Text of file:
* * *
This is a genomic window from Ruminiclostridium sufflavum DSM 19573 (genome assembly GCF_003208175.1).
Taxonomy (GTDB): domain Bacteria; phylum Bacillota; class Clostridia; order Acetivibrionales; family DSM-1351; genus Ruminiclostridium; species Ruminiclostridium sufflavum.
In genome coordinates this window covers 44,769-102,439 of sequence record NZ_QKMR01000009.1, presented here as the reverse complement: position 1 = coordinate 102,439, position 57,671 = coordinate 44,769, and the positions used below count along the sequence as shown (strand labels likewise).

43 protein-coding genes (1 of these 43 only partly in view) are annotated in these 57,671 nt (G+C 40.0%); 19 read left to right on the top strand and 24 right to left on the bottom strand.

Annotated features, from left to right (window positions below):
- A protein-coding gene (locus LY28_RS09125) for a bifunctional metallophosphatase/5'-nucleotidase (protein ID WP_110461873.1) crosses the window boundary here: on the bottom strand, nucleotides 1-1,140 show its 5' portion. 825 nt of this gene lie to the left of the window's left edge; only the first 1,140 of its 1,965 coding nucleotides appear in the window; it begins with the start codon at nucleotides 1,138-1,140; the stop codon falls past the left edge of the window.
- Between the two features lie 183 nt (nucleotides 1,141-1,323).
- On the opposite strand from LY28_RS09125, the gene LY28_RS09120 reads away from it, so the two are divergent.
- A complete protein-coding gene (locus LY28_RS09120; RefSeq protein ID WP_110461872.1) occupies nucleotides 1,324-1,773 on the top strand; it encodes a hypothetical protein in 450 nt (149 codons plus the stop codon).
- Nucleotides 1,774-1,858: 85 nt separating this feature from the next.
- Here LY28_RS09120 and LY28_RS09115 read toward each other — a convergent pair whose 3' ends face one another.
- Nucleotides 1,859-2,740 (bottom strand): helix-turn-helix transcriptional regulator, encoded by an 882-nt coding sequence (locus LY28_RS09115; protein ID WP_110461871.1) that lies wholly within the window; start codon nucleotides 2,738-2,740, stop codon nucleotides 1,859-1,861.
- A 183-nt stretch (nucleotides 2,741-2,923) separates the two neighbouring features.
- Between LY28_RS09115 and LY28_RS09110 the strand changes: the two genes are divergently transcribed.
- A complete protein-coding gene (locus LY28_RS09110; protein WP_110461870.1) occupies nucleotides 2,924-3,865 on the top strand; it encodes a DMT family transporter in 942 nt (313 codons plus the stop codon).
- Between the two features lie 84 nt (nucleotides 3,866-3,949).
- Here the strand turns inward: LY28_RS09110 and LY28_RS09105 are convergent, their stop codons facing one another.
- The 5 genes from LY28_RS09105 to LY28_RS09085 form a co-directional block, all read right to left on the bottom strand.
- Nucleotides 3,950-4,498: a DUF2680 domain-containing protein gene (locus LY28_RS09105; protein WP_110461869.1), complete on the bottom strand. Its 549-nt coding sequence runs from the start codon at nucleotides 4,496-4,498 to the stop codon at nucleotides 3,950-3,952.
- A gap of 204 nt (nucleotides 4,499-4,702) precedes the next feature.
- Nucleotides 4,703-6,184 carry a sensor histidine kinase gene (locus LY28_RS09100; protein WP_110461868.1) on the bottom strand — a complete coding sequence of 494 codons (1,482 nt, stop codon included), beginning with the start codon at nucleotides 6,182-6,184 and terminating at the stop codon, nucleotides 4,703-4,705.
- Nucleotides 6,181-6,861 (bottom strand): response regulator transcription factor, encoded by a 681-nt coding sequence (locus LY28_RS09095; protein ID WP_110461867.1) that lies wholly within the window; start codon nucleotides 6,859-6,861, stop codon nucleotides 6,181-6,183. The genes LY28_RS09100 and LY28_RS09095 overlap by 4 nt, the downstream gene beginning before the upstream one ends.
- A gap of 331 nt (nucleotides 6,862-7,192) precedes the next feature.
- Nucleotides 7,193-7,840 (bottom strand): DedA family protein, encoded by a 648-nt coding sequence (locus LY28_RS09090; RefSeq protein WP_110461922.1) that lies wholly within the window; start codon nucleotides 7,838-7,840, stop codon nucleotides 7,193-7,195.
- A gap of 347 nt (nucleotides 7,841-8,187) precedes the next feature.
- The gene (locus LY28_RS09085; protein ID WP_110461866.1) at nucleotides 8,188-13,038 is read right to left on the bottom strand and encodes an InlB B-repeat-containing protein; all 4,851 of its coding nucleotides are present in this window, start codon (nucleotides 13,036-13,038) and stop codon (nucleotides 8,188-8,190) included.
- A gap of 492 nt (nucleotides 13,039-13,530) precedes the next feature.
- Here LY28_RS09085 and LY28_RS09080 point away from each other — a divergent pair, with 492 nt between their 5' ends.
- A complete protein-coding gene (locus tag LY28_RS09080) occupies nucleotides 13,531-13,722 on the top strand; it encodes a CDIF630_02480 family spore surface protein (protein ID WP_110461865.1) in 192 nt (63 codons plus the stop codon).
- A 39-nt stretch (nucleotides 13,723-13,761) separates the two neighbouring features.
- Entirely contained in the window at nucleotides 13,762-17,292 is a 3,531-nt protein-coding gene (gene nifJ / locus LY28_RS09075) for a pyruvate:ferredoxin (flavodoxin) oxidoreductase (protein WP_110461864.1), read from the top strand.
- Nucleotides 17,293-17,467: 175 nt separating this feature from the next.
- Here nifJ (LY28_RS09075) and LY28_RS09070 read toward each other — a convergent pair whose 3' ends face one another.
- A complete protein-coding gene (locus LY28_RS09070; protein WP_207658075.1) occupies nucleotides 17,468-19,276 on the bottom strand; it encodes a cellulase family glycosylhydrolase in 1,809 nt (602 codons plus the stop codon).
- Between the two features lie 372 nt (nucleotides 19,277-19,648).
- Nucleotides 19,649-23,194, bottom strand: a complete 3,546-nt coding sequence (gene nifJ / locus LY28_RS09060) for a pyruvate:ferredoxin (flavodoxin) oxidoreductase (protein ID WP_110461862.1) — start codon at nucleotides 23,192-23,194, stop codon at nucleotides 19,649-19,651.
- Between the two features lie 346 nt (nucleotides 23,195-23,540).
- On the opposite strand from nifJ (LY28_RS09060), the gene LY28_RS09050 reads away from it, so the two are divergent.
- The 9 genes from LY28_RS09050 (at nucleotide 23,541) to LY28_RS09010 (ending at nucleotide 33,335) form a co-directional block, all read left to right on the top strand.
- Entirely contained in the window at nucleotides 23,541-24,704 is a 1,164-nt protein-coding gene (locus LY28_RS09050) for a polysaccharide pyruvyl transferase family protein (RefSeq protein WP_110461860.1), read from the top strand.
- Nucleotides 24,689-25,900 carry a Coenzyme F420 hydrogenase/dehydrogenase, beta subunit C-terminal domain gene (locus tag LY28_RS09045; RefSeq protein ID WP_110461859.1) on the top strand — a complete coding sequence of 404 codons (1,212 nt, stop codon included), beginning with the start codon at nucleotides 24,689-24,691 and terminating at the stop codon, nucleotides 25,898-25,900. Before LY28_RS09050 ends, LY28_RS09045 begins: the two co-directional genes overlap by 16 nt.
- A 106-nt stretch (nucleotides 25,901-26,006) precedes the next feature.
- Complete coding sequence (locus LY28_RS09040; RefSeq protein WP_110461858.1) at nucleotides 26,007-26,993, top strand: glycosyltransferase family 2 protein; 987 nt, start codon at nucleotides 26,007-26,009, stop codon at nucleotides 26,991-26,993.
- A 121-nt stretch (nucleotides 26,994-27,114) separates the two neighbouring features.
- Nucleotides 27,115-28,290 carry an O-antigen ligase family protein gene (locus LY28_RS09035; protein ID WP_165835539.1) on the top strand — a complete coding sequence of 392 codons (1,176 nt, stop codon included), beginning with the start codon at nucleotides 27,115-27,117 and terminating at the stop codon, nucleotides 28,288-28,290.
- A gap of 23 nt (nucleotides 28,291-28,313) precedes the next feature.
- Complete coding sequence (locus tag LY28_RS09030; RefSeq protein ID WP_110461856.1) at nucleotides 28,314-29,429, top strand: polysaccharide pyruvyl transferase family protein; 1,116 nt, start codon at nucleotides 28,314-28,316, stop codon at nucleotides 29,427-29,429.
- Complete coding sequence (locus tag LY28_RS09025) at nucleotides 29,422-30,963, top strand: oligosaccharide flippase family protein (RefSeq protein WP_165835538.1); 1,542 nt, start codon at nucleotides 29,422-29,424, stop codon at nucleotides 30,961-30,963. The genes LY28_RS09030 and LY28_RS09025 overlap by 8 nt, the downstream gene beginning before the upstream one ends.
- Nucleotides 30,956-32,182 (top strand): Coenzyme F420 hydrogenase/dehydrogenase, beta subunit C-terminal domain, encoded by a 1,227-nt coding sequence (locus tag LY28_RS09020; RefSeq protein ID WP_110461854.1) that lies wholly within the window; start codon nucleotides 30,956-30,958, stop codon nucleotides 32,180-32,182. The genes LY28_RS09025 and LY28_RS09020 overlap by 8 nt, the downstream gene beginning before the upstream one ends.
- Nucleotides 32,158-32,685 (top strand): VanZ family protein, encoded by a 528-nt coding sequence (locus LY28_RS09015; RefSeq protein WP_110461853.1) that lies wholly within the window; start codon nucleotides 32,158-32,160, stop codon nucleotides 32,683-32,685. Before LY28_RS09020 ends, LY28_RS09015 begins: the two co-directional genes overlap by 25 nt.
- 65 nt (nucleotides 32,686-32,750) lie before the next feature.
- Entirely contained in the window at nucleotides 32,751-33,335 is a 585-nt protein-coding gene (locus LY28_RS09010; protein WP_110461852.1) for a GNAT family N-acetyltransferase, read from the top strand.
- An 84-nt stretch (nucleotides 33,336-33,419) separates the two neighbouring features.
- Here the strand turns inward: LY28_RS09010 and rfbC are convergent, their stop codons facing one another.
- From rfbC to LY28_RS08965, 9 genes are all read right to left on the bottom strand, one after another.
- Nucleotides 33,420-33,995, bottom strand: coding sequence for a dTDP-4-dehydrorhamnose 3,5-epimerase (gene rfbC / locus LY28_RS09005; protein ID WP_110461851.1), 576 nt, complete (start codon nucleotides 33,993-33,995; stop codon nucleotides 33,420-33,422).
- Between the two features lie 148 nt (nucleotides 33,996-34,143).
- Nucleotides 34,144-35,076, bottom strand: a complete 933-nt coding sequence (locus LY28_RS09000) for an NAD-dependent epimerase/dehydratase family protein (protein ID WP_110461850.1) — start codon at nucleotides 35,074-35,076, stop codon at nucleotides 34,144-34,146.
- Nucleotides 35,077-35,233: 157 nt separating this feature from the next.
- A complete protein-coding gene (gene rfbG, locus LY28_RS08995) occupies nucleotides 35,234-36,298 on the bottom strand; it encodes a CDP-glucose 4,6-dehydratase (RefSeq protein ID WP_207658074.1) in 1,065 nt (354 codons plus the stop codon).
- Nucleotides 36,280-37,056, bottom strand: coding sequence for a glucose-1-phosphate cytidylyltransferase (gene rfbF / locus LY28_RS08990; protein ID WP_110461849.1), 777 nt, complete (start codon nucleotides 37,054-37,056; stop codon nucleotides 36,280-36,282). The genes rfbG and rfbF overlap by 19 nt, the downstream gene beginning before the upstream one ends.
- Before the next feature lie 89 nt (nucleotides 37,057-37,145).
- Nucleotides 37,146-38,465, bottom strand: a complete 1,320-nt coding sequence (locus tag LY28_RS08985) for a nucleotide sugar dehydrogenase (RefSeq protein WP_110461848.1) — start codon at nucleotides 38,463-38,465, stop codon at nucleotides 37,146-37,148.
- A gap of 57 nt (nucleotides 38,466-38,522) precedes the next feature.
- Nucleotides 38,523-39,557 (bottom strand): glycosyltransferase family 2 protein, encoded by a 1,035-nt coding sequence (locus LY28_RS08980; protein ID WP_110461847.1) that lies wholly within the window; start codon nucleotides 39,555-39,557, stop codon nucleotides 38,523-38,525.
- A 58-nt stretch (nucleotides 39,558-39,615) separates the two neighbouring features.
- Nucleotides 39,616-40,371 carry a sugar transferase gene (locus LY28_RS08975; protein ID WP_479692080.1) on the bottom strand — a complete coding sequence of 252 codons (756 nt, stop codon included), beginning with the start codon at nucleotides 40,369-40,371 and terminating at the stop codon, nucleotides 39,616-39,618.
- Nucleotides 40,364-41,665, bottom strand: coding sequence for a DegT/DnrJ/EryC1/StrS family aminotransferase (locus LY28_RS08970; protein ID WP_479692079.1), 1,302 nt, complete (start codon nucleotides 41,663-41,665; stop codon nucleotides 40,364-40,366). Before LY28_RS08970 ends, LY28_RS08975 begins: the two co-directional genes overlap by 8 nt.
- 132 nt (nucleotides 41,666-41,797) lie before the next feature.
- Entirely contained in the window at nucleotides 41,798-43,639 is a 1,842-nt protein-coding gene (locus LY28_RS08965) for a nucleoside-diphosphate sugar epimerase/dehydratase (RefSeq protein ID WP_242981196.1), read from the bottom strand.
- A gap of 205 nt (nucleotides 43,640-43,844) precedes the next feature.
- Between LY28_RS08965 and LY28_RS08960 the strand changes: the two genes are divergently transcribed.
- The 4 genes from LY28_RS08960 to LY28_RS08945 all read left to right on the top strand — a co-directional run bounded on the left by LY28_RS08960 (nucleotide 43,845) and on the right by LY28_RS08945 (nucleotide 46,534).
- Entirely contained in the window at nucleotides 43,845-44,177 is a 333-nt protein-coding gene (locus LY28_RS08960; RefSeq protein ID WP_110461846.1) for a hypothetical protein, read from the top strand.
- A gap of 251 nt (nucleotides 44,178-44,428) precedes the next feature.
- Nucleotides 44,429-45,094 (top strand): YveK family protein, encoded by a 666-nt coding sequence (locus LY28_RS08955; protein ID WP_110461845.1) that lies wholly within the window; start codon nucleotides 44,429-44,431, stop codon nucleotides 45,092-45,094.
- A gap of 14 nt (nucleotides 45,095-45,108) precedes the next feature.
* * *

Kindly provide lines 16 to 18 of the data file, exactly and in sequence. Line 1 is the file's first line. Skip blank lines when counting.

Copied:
- Between the two features lie 84 nt (nucleotides 3,866-3,949).
- Here the strand turns inward: LY28_RS09110 and LY28_RS09105 are convergent, their stop codons facing one another.
- The 5 genes from LY28_RS09105 to LY28_RS09085 form a co-directional block, all read right to left on the bottom strand.